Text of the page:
FLEX Gallery Talk and Reception

A comic book ad by Charles Atlas features a strong man holding a skinny looking cartoon man in his right hand and a stronger version of that cartoon man in his left hand. Text at the top of the page reads Yes! I Turn Weaklings info HE-MEN! Multiple paragraphs of text surround the bottom of the figure
Advertisement for Charles Atlas Muscle Building Program, 1946, ink on paper, 9 ¼ x 6 ¼ inches, private collection

Join us on Saturday, February 22, at 4:00 PM, for a gallery talk in FLEX with co-curators Dan Curley, Associate Professor of Classics, and Gregory Spinner, Teaching Professor in Religious Studies. FLEX considers intersections of muscular physiques and heroic images, how they represent changing notions of bravery, beauty, and health. A reception will follow.

This event is free and open to the public.

About the Curators

Dan Curley is Associate Professor of Classics at Skidmore. His teaching and research interests include Latin poetry, ancient dramaturgy, classical mythology, the ancient world on screen, and (with Gregory Spinner) the city of Rome. He has written articles and essays on classical motifs in modern media, and he is the Vice President of Antiquity in Media Studies (AIMS), an interdisciplinary organization of teacher-scholars dedicated to the discipline of classical reception. Curley is the author of Tragedy in Ovid: Theater, Metatheater, and the Transformation of a Genre (Cambridge University Press, 2013). His current project is Screening Classical Myth, a critical guide for teaching mythology in screen media (under contract with Wiley-Blackwell). He has also written a book of poems, Conditional Future Perfect (Wolfson Press, 2019).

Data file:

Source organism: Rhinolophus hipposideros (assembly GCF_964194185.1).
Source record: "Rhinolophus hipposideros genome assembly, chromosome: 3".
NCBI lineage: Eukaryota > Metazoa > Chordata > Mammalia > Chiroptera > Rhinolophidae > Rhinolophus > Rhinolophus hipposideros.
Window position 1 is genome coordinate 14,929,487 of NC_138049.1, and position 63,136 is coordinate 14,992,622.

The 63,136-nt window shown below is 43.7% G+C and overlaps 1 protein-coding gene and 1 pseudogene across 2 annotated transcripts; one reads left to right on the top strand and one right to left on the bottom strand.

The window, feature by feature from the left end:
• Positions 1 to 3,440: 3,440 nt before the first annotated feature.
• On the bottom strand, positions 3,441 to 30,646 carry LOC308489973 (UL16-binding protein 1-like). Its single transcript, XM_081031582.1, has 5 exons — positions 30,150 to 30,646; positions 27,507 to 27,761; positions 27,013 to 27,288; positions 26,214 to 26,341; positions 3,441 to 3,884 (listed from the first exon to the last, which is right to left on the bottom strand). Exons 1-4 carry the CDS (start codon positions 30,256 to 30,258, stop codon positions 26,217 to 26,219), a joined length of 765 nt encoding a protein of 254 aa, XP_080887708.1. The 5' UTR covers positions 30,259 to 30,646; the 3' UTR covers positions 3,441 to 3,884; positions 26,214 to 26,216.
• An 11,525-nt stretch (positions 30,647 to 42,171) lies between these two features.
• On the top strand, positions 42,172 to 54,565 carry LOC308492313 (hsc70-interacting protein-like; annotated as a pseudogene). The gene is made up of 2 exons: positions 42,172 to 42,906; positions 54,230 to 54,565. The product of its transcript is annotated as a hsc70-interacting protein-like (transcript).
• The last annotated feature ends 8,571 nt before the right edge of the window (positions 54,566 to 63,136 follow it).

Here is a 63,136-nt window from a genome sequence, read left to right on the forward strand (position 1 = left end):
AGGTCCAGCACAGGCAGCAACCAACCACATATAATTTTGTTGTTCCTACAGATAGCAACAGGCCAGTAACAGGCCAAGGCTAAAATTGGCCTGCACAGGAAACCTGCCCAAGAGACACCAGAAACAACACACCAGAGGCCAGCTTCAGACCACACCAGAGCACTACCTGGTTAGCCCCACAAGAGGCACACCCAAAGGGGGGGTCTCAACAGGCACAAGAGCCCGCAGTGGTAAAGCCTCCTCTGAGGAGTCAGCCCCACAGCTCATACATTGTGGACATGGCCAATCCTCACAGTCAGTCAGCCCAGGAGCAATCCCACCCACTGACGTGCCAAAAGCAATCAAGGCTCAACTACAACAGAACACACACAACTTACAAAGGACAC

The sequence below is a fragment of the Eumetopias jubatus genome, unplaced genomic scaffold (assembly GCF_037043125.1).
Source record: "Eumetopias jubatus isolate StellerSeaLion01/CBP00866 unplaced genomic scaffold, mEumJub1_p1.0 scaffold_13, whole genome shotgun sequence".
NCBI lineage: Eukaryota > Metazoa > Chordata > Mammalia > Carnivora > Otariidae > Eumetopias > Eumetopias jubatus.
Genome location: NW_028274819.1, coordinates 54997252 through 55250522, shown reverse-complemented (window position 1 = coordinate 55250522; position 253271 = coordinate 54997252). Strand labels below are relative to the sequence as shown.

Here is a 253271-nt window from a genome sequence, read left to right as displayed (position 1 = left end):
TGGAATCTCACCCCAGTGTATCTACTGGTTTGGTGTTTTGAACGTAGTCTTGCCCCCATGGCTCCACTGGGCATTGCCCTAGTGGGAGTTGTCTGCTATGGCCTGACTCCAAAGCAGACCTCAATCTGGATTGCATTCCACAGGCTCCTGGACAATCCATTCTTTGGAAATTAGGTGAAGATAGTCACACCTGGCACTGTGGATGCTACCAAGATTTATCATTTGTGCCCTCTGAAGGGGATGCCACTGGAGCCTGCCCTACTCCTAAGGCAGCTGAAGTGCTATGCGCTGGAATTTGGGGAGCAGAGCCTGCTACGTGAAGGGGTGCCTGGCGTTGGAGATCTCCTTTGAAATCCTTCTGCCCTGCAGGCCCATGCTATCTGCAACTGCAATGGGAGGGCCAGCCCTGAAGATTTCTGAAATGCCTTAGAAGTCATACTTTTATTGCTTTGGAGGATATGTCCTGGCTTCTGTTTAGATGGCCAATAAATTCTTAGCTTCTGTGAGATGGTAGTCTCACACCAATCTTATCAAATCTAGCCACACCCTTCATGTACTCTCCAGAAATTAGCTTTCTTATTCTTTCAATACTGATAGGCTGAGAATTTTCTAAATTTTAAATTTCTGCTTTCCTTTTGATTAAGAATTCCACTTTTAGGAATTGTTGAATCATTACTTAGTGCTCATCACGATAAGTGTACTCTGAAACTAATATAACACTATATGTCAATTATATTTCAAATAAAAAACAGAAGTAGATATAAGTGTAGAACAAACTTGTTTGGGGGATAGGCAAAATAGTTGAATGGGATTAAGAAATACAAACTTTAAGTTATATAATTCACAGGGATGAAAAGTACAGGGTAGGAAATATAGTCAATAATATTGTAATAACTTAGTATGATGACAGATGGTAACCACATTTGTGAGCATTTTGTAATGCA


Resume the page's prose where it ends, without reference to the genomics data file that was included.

Gregory Spinner is a Teaching Professor in Religious Studies at Skidmore. Trained in the History of Religions at the University of Chicago, he teaches a wide array of courses including the comparative study of myth and of body modification, topics that encouraged him to investigate heroic physiques and the sociology of muscle. Additionally, Spinner collaborates with Dan Curley on travel seminars exploring the history of Rome. With FLEX, Spinner’s professional interests extend to the consideration of how categories associated with religion, such as “myth” or “ritual,” might apply to secular activities or entertainments. He has participated in several Mellon Faculty Seminars on museum-based pedagogy, and previously helped to curate the exhibitions Graphic Jews and Sixfold Symmetry at the Tang.

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